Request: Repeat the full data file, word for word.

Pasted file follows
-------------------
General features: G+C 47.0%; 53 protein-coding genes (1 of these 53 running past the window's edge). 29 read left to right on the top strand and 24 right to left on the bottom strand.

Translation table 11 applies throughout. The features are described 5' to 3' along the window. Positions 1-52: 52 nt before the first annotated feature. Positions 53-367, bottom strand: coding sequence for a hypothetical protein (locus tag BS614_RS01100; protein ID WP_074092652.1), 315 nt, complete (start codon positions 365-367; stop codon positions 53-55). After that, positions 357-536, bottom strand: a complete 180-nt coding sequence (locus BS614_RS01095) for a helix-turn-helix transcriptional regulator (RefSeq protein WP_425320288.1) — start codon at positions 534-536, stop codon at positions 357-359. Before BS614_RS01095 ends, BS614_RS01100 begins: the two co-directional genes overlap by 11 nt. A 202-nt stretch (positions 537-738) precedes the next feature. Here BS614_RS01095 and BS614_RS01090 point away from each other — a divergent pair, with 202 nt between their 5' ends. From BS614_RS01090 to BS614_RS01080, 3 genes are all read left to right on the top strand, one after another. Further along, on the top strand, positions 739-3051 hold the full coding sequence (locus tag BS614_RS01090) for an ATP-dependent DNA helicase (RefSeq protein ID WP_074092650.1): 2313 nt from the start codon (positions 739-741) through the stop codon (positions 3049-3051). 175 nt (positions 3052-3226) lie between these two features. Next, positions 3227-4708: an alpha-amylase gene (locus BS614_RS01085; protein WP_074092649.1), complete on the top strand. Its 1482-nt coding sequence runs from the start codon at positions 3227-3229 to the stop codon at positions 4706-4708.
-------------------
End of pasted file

General features: G+C 47.0%; 53 protein-coding genes (1 of these 53 running past the window's edge). 29 read left to right on the top strand and 24 right to left on the bottom strand.

Translation table 11 applies throughout. The features are described 5' to 3' along the window. Positions 1-52: 52 nt before the first annotated feature. Positions 53-367, bottom strand: coding sequence for a hypothetical protein (locus tag BS614_RS01100; protein ID WP_074092652.1), 315 nt, complete (start codon positions 365-367; stop codon positions 53-55). After that, positions 357-536, bottom strand: a complete 180-nt coding sequence (locus BS614_RS01095) for a helix-turn-helix transcriptional regulator (RefSeq protein WP_425320288.1) — start codon at positions 534-536, stop codon at positions 357-359. Before BS614_RS01095 ends, BS614_RS01100 begins: the two co-directional genes overlap by 11 nt. A 202-nt stretch (positions 537-738) precedes the next feature. Here BS614_RS01095 and BS614_RS01090 point away from each other — a divergent pair, with 202 nt between their 5' ends. From BS614_RS01090 to BS614_RS01080, 3 genes are all read left to right on the top strand, one after another. Further along, on the top strand, positions 739-3051 hold the full coding sequence (locus tag BS614_RS01090) for an ATP-dependent DNA helicase (RefSeq protein ID WP_074092650.1): 2313 nt from the start codon (positions 739-741) through the stop codon (positions 3049-3051). 175 nt (positions 3052-3226) lie between these two features. Next, positions 3227-4708: an alpha-amylase gene (locus BS614_RS01085; protein WP_074092649.1), complete on the top strand. Its 1482-nt coding sequence runs from the start codon at positions 3227-3229 to the stop codon at positions 4706-4708.